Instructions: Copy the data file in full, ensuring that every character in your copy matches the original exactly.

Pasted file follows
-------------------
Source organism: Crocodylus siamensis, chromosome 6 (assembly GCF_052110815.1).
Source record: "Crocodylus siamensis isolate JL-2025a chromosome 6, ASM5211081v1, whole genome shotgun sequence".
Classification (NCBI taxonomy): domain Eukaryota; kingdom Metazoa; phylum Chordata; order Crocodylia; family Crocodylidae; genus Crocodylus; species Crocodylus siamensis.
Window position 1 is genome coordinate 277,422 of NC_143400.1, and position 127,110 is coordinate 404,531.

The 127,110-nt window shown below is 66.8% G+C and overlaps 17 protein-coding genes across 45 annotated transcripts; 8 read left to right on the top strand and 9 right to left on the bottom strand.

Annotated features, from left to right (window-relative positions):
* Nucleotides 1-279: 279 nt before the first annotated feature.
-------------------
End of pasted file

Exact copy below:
Source organism: Crocodylus siamensis, chromosome 6 (assembly GCF_052110815.1).
Source record: "Crocodylus siamensis isolate JL-2025a chromosome 6, ASM5211081v1, whole genome shotgun sequence".
Classification (NCBI taxonomy): domain Eukaryota; kingdom Metazoa; phylum Chordata; order Crocodylia; family Crocodylidae; genus Crocodylus; species Crocodylus siamensis.
Window position 1 is genome coordinate 277,422 of NC_143400.1, and position 127,110 is coordinate 404,531.

The 127,110-nt window shown below is 66.8% G+C and overlaps 17 protein-coding genes across 45 annotated transcripts; 8 read left to right on the top strand and 9 right to left on the bottom strand.

Annotated features, from left to right (window-relative positions):
* Nucleotides 1-279: 279 nt before the first annotated feature.